On June 22, the Sony NEX-C3 was the world’s smallest interchangeable lens digital camera. It’s not anymore. That title now belongs to the Pentax Q. To achieve the camera’s incredibly small body size, Pentax had to shrink the sensor as well, making the Q not only the world’s smallest interchangeable lens camera (ILC), but also the cam with the world’s smallest sensor in an ILC. The Q uses a 12.4 megapixel, 1/2.3-inch backlit CMOS image sensor, manufactured by Sony — significantly smaller than the 4/3 and APS-C sensors used in Micro Four Thirds and Sony NEX-series cameras, respectively. As image quality is dependent on sensor size, the Q won’t be able to compete directly with any other ILC — instead, its images are most comparable to those you’d capture with a traditional digital compact (which, ahem, don’t cost $800).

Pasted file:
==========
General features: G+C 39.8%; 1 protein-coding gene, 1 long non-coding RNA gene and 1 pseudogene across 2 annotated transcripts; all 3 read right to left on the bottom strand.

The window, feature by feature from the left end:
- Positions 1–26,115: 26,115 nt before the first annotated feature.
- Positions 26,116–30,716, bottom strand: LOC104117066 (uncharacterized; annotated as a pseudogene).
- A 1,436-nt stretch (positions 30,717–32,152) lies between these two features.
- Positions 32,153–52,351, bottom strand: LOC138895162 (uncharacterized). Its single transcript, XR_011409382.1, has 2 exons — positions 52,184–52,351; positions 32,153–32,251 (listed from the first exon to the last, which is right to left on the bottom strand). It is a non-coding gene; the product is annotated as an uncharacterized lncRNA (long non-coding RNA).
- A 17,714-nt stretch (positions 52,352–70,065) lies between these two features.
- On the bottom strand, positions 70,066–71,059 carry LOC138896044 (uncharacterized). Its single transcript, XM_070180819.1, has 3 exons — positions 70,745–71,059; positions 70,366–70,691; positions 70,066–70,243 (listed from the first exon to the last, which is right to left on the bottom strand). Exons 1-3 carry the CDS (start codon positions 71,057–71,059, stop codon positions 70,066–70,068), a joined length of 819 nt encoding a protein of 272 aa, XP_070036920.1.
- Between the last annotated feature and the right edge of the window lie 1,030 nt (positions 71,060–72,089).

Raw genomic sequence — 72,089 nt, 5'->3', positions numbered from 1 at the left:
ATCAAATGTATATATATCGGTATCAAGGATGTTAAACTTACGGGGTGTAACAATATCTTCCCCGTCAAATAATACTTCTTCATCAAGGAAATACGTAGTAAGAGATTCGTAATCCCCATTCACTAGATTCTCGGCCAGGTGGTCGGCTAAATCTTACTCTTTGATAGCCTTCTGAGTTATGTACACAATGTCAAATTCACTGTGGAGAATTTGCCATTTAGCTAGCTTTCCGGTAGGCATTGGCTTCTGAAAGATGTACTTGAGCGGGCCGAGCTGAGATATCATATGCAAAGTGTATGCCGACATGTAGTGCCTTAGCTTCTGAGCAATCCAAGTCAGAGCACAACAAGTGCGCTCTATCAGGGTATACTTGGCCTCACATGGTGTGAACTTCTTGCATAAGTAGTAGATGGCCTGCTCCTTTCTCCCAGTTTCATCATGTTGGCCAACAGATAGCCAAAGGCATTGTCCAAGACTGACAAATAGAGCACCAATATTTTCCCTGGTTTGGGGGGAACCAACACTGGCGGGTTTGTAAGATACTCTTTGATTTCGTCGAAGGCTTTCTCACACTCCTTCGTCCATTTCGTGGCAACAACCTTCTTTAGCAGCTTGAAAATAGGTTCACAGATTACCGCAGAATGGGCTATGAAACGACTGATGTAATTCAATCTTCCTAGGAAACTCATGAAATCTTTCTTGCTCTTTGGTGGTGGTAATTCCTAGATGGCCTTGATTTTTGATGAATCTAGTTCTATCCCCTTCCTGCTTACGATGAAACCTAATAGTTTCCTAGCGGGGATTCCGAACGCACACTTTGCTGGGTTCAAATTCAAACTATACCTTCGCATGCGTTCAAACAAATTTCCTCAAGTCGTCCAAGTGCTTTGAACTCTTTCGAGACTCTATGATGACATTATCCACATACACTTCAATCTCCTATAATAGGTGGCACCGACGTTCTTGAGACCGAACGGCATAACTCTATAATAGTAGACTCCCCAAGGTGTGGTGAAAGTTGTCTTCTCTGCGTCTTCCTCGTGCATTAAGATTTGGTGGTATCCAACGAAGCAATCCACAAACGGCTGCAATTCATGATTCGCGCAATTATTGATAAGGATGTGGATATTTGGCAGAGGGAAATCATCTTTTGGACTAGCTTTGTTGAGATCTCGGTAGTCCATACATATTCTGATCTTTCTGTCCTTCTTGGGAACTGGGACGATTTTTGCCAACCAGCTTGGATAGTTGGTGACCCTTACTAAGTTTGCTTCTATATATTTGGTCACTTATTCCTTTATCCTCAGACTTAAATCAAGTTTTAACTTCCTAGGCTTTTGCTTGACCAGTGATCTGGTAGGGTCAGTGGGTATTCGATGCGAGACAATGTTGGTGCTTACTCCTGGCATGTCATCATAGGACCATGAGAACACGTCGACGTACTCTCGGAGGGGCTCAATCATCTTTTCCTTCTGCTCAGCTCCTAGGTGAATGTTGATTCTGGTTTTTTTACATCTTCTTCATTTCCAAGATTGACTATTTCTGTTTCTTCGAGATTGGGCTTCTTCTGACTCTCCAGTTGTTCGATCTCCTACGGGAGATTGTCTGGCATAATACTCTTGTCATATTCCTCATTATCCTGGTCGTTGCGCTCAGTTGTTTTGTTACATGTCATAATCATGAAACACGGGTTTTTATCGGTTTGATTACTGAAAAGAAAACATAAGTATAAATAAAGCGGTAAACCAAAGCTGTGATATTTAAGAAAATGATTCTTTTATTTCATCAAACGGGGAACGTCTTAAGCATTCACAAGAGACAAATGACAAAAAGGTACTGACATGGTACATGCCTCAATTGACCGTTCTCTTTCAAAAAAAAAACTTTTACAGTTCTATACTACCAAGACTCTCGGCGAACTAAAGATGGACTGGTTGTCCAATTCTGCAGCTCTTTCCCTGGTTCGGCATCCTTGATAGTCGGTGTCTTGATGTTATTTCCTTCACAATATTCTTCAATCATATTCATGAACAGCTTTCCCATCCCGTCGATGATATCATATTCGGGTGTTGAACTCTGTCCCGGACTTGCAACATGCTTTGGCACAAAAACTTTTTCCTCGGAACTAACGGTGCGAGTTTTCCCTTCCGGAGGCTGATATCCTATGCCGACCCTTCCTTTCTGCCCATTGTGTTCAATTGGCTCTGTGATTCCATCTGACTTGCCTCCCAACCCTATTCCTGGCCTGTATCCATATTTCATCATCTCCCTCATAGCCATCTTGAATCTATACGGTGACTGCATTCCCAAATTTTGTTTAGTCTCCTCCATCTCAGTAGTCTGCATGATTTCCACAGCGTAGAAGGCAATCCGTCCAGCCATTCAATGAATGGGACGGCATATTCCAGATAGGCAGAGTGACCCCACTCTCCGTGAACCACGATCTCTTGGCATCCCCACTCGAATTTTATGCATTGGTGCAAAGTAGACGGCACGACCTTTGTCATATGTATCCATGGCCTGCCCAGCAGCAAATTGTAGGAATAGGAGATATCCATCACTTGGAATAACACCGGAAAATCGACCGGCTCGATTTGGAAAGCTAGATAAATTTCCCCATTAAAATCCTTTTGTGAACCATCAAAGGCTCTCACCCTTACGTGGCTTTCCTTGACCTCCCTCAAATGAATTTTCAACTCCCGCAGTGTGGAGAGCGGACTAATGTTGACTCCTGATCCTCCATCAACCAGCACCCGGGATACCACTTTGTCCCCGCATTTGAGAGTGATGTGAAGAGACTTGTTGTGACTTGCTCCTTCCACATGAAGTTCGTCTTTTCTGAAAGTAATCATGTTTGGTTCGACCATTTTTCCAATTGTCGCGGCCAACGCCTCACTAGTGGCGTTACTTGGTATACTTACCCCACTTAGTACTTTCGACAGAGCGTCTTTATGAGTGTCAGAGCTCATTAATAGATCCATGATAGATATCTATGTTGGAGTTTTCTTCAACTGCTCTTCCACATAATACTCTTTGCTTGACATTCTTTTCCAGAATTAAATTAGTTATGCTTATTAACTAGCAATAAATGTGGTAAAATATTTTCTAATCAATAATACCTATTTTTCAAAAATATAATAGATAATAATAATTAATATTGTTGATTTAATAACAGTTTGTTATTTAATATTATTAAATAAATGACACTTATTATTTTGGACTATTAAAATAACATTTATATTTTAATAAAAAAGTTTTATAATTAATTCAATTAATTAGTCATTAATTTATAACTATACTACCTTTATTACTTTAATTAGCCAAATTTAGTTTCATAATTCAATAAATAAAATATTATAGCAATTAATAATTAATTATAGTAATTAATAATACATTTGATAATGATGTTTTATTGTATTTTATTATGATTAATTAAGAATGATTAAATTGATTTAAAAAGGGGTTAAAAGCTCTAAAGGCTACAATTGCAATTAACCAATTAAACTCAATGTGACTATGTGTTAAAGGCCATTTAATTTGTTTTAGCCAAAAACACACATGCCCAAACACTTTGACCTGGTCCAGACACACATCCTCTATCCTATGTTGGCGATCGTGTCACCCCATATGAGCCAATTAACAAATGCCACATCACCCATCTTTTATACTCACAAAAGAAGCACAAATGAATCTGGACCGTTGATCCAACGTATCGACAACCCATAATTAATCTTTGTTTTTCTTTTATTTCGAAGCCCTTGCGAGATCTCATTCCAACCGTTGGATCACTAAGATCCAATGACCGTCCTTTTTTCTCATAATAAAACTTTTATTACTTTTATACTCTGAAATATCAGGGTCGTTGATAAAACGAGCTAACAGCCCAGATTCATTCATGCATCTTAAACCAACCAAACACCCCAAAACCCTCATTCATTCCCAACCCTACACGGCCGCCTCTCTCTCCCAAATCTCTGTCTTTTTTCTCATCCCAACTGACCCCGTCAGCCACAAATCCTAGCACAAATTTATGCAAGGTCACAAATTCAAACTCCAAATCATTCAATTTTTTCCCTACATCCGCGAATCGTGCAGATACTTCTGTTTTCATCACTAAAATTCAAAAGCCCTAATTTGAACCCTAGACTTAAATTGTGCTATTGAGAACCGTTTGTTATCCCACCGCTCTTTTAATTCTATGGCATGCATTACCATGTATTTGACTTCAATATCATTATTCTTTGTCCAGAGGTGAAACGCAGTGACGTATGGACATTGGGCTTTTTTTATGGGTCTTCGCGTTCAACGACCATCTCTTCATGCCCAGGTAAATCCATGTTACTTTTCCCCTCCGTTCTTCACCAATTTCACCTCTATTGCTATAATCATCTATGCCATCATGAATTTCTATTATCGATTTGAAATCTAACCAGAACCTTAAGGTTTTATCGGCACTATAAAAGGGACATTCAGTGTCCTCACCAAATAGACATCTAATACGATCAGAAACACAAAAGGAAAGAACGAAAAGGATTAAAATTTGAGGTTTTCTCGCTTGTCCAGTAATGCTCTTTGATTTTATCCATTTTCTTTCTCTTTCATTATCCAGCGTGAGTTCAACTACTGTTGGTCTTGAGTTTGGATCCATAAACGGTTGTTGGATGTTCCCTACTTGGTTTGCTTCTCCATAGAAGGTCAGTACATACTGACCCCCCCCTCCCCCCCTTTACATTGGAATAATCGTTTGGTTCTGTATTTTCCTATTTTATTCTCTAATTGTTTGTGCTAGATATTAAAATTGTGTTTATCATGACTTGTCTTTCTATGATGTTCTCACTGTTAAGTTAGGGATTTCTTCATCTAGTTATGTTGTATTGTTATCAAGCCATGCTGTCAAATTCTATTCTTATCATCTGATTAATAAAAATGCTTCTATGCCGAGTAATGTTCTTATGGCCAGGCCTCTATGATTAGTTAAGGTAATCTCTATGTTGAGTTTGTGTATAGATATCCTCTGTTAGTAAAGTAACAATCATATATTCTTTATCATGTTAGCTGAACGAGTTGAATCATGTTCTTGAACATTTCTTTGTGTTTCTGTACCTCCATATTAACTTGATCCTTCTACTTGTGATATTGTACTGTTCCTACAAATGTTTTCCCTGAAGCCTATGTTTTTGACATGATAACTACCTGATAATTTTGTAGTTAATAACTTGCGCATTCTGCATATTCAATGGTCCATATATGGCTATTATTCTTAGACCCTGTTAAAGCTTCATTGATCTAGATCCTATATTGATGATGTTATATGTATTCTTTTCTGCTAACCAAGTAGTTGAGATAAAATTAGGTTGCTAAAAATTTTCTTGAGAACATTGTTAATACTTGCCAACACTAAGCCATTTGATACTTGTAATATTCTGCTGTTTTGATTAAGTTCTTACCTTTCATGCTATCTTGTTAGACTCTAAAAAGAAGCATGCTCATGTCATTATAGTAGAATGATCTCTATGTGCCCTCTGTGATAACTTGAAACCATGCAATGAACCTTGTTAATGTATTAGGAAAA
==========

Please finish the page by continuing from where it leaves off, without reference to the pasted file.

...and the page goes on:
The Q will ship in late September or early October with a 47mm f/1.9 kit lens for about $800, and will be available in black or white — abandoning the incredibly diverse color palette offered with other Pentax DSLRs. It will also be compatible with a 27.5-83mm zoom ($300), a 160-degree fisheye ($130), and 35mm and 100mm “toy camera” lenses ($80 each). The ILC will shoot 1080p/30 video with h.264 compression, 5 fps stills, and includes an HVGA-resolution 3-inch LCD and unique pop-up flash. A dedicated bokeh filter makes up for the camera’s natural inability to capture images with a shallow depth of field. During our brief hands-on, images captured at up to the Q’s highest available sensitivity of ISO 6400 appeared to be usable, at least based on a magnified LCD view (we weren’t permitted to capture images to our own SD card). The cam offers traditional DSLR capture modes, in addition a a variety of creative modes and Smart Effect Options, including an HDR capture mode. The version Pentax had on hand wasn’t fully baked, but jump past the break for our video walk through with a product manager.